APRIL 18, 1814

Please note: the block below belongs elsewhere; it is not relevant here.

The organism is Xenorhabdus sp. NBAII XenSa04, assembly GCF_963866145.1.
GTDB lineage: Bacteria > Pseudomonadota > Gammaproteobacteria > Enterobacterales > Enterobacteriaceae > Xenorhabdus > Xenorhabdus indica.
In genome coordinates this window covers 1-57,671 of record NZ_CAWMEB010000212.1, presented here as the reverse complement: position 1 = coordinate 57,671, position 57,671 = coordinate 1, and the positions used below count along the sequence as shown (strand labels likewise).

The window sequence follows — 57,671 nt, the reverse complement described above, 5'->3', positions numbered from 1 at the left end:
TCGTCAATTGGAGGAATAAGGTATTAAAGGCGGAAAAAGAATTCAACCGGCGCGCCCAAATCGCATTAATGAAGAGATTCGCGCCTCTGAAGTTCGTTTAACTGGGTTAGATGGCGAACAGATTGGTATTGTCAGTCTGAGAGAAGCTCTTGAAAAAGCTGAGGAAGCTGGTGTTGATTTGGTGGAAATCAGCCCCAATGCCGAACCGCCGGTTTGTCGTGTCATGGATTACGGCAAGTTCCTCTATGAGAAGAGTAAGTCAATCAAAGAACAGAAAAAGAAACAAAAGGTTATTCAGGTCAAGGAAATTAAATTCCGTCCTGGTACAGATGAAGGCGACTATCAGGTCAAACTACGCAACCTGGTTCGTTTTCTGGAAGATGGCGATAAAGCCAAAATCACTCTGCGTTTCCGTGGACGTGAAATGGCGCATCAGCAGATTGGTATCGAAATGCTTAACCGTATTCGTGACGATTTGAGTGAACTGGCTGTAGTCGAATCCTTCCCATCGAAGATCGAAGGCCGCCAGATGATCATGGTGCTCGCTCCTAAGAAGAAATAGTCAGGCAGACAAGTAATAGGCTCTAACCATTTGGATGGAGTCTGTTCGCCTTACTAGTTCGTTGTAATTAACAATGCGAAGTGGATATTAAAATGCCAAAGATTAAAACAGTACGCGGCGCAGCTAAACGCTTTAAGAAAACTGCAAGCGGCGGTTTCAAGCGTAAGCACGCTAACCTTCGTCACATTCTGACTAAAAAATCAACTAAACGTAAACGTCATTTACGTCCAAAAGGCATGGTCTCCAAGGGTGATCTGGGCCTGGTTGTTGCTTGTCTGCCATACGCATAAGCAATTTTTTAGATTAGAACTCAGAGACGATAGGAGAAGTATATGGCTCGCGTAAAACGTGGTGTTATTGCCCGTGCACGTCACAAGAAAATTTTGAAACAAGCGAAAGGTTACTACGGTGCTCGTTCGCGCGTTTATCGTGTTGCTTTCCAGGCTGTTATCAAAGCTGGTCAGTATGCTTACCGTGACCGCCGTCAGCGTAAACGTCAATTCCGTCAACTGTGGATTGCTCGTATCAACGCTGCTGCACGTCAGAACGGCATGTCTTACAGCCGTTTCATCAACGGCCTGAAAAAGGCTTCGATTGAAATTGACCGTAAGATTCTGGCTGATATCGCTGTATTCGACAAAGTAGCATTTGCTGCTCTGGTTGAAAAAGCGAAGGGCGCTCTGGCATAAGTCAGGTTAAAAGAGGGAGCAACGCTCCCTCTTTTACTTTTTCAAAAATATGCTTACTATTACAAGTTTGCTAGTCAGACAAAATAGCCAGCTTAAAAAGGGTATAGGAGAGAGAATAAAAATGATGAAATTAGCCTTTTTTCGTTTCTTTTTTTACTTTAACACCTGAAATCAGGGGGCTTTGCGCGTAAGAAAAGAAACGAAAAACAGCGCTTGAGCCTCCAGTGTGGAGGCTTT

200 years ago this month, Amos Thornburg was working on the northwest corner of his 110 acre homestead at the confluence of Royse’s Fork of Blue River and Highland Creek. He had heard stories of how Tenskwatawa (The Prophet) had burned a witch from Highland’s band of Delaware Indians at this location. His brother in law, James Harbison, who was settled just northeast of him and Godlove Kamp and Samuel Blankenbaker, who settled to the north by the large spring on Highland Creek often shared tales of their encounters with the local members of the Delaware bands of Highland and Old Ox. Thornburg and his neighbors were pleased that Washington County had been formed and that a county seat was under development. Doing official business in Salem would be much better than having to go to Corydon. Thornburg was a settler of some means and was checking frequently with John DePauw on the sale of lots in Salem as he and Harbison and Alexander Little were the sureties on his $5,000 fidelity bond.